Saturday, July 24, 2010

Petawawa Pioneer Village

Wednesday was our homeschool trip to the local pioneer village.  It was a little smaller than I was expecting.  But then again, I grew up just an hour outside of Toronto and am used to Black Creek Pioneer Village and Lang Pioneer Village (just outside of Peterborough).  For a town as small as Petawawa is, and as transient as a large part of their population is (CFB Petawawa), it's really a pretty good little pioneer village.  They even had a few costumes for the kids and mob caps for all the girls.

The day started off ominously.  There were severe thunderstorm warnings with black clouds and thunder in the distance.  We weren't getting any rain at home.  There's one thing I've learned living up here for 7 years; drive half an hour and the weather's likely different.  We passed through some rain and by some really black clouds.  By the time we got to Petawawa it was just a light drizzle.  The only time it really rained we were in school so it didn't matter.

This is SS# 3 Black Bay school.  It's an original building that was moved to the site.  The guy playing the school teacher was really good.  The only thing is he forgot to give the little people some busy work.  So a couple of them got really upset because they couldn't spell the words he wanted.  Some ended up in tears.

It's kind of funny when we go to historical places like this.  It really shows how close we still are to pioneer/Victorian times.   The desk Ella is sitting in is the same as Grandma had in grade school.  The desk behind the interpreter (with writing arm and drawer under the seat) is the kind of desk Grandma had in high school and the kind I had in some classes in Senior Public (same building as Grandma's old h.s.).

We moved on to the Molson House (not the beer people).   It's a tiny board and batten homestead house.  Many of the 'antique tools' in the kitchen are the same as I already have and use or would like to have.  Most specifically, the kitchen furniture behind Ella in this picture.  This is how I'm going to 'furnish' my kitchen if I ever get a new one.  I would love a Hoosier and bake table.

The girls got a washing demonstration.  Ella really liked scrubbing the linens and then putting them through the wringer.  The interpreter could have been a little more accurate though.  She said laundry was done ever 2-3 weeks (what ever happened to Monday wash day) and that people bathed that infrequently too.  Yes, people bathed less often than we do now but usually older people talk about their Saturday night baths.  AND, just because people only bathe once a week doesn't mean they smell (as she said).  I guess the interpreter's never heard about sponge bathing and general washing.  Most people I knew that lived at the end of the last century (the time period portrayed) would be highly offended that people are telling children they smell.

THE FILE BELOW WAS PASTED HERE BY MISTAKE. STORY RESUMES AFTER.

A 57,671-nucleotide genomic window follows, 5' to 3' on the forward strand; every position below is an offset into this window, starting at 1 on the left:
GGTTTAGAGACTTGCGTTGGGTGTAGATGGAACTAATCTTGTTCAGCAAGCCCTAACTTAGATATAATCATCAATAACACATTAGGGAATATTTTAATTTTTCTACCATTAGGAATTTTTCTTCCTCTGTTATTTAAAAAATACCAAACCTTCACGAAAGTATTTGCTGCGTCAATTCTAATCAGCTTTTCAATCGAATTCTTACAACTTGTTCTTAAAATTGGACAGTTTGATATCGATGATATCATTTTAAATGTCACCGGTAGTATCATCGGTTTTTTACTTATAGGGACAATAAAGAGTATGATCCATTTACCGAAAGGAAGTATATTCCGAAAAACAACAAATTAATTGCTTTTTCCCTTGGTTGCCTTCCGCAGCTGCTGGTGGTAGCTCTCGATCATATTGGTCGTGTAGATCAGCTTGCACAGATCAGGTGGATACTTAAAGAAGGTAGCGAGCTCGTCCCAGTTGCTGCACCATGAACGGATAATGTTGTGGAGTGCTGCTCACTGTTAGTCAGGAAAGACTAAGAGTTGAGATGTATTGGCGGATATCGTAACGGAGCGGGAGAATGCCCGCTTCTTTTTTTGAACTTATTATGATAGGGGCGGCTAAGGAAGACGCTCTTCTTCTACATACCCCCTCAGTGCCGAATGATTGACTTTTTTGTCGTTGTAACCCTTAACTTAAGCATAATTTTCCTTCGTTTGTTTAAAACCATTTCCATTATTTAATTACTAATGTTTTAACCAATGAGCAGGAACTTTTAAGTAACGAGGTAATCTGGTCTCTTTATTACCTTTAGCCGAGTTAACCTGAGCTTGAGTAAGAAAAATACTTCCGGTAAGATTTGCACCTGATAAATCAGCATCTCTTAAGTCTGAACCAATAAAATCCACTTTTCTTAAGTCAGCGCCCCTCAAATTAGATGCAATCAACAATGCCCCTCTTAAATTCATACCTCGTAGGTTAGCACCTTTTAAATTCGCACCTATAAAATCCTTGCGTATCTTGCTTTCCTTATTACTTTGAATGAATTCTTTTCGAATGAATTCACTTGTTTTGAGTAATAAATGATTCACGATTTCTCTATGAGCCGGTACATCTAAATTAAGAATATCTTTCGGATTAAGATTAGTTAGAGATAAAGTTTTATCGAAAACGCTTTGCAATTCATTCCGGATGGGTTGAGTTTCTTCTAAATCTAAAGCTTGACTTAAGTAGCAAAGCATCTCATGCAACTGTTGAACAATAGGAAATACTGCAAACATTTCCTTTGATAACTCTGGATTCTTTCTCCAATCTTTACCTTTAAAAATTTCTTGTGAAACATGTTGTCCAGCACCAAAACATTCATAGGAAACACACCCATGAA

At least they didn't tell the children my biggest museum pet peeve.  It really bugs me when an interpreter points out the short beds and small clothes and says 'everyone in this period were so much shorter/smaller than we are'.  This is so inaccurate.  Yes, generally people were shorter, but this doesn't mean they were midgets it means shorter by a few inches.  The main reason Victorian beds are shorter is because the Victorians slept with many pillows, trying to keep themselves in an upright position.  This was believed to help prevent fluid in the lungs and consumption (tuberculosis).  I agree that most vintage clothing that is still around is tiny, but this also has a logical explanation.  The large majority of clothing from the Victorian era was passed on, cut down and otherwise recycled.  The tiny clothes weren't able to be used by others.  It's like when Ella was born, we received many clothes because she was tiny and could easily fit the hand-me-downs.  But I am unable to pass on most of Ella's clothes because children/babies are so much bigger/fatter than she is; therefore many of Ella's clothes get packed away and saved.

Next stop was the blacksmith's shop.  He did a nice demonstration for the group.  The children were all fascinated.  I've never seen them all sit so still and so quiet.

We had lunch in the school-house since the ground was so wet and the sky was still threatening rain.  After lunch the one interpreter showed everyone how to play the pump organ.  Ella was the only one to figure out how to do it herself.  She sounded like a professional church organist.  I wish we had a piano.

This is Daddy's favourite picture.  He was very interested in the miniature steam engine.  Ella was quite fascinated with the engine too.

We might go back and take Daddy in August.  They have Settler's Day and it sounds quite interesting.


Niki said...

We've never been to this one, but we love upper canada village....Ella is such a cutie :)

Diann said...

Looks like such fun; bet Ella had a ball!

Paula said...

I love Upper Canada Village too. The garb is really well done.

Ella had a great time. All the kids did. In fact, that was the best thing about the village, the people there love kids and it really showed.

Diann, did your daughter have a great time at the cottage. The weather settled down that week.

Diann said...

Hi Paula, yes, Amy said they had a great time fishing in Canada! But she said it was HOT!! They missed that storm you spoke about in an earlier post, but said they could hear the thunder in the distance and knew somebody was getting it, but good!